The Director-General of the World Health Organisation, Dr Tedros Adhanom Ghebreyesus, and the Managing Director of International Finance Corporation, Makhtar Diop, have called on the private sector to support the manufacturing of COVID-19 vaccines in Africa.
These leaders made the disclosure at the UBA Africa Day 2021. According to them, waiting for the vaccines to be imported would neither help the continent nor curb the effects of the pandemic.
Diop explained that the IFC was pushing for more intra-African trade and trade financing (including for pharmaceutical and local vaccines manufacturing in Africa) and agreed that such would not be possible without the support of the private sector.
He said, “IFC has been pushing for pharmaceutical companies to manufacture vaccines in Africa and definitely can’t do that without the support of the private sector. I know when we call on entrepreneurs like Tony Elumelu, I am sure he will support us because he has proven himself over time.”
In his response, the Chairman of UBA Plc and moderator of the event, Tony Elumelu, disclosed that he and his wife, who is a Medical Doctor, met with the Ambassador of Czech to Nigeria recently, and similar issues were discussed. “We are addressing the issue shortly,” he said.
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In his presentation, Dr Tedros Adhanom also emphasised the need for African countries to build capacity for vaccine production as a way of addressing the challenge of inequitable vaccine distribution, as experienced with the COVID-19 vaccines.
He said, “Africa cannot rely solely on the import of vaccines from the rest of the world. We must build that capacity, not only for covid 19 vaccines but for other vaccines and medical products. The cooperation of the private and public sector will be essential in this effort.
I think the major thing for us in this pandemic is to agree on the importance of cooperation. But as we know, countries can engage each other in confrontation and competition; for this pandemic, you cannot choose competition and confrontation, the only option is cooperation because the pandemic is a common enemy. The cooperation starts from sharing what’s available to fight the common enemy everywhere.
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Then we have the immediate and long term. That is, we have to increase the volume of vaccines we have, and for that, manufacturing will be key. So, we should use all the options we have to increase vaccine coverage in all countries.”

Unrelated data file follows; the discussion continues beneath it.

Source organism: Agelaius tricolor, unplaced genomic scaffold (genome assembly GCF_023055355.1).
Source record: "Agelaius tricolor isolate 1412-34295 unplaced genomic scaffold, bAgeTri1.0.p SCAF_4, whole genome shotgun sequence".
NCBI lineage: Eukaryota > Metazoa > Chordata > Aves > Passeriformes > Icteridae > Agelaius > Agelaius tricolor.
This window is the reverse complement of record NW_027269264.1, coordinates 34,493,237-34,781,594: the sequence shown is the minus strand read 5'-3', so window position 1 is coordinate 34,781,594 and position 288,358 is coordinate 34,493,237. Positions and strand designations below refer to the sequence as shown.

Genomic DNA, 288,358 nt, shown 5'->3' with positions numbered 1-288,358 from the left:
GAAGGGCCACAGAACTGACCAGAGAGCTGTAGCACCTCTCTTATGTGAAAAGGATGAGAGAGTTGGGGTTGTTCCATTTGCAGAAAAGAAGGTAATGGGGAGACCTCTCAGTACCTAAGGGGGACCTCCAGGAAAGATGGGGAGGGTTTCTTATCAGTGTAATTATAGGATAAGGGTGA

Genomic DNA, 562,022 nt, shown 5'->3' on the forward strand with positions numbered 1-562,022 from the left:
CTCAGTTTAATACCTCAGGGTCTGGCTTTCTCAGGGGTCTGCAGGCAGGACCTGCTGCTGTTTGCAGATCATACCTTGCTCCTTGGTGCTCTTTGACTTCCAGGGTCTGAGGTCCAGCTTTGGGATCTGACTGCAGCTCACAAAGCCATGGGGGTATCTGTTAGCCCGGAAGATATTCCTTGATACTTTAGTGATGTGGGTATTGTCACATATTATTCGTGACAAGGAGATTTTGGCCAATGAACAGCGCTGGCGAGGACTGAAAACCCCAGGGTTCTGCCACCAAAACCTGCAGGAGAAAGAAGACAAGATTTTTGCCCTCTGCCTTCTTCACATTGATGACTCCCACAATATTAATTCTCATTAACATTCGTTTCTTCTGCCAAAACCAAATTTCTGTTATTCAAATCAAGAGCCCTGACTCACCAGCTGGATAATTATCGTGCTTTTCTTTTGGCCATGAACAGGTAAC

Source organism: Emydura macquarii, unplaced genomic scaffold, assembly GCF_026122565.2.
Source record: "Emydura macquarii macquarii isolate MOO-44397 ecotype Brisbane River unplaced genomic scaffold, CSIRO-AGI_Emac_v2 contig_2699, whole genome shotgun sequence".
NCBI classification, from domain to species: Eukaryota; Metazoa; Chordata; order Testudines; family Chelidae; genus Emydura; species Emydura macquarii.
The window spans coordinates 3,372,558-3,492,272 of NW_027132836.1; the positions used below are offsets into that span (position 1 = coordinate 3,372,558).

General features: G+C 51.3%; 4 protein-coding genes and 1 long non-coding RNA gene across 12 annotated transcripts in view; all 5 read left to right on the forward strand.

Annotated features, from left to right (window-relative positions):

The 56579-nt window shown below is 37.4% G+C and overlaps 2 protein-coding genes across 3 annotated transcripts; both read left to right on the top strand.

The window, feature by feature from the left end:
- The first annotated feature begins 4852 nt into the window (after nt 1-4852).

Fast-tracking Africa’s economic growth
Speaking on measures to fast-track recovery and economic growth on the continent, the DG of the World Trade Organization, Dr Ngozi Okonjo-Iweala, called for additional fiscal stimulus, including the provision of liquidity and credit to the private sector, economic diversification, and successful implementation of the AfCFTA. The WTO DG said:
”In the short term, on the economic side is to see how we can get more fiscal stimulus into our economy.
That is why it is important, the whole discussion we are having on restructuring debt and giving African economy space, fiscal space to breathe so that they can invest, not only on the health side but also on the economy side. This is how we are going to recover.
Now, the good news is that all our Presidents, like President Kagame, have been pushing for the issuance of SDR, the Special Drawing Right at the International Monetary Fund (IMF) and 650 billion has now been agreed, Africa will get 34 billion but more may be allocated. We can use this to help implement more fiscal stimulus so that our economies can have the ability to recover.
In the longer term or in the medium term, of course, we know that we have to diversify our economy. We are too vulnerable to movement in commodity prices. And of course, take advantage of the AfCFTA to specialise some countries in production, trade more with each other and also trade more with the outside.”
She added that for AfCFTA to work, there must be free movement of goods, people and services.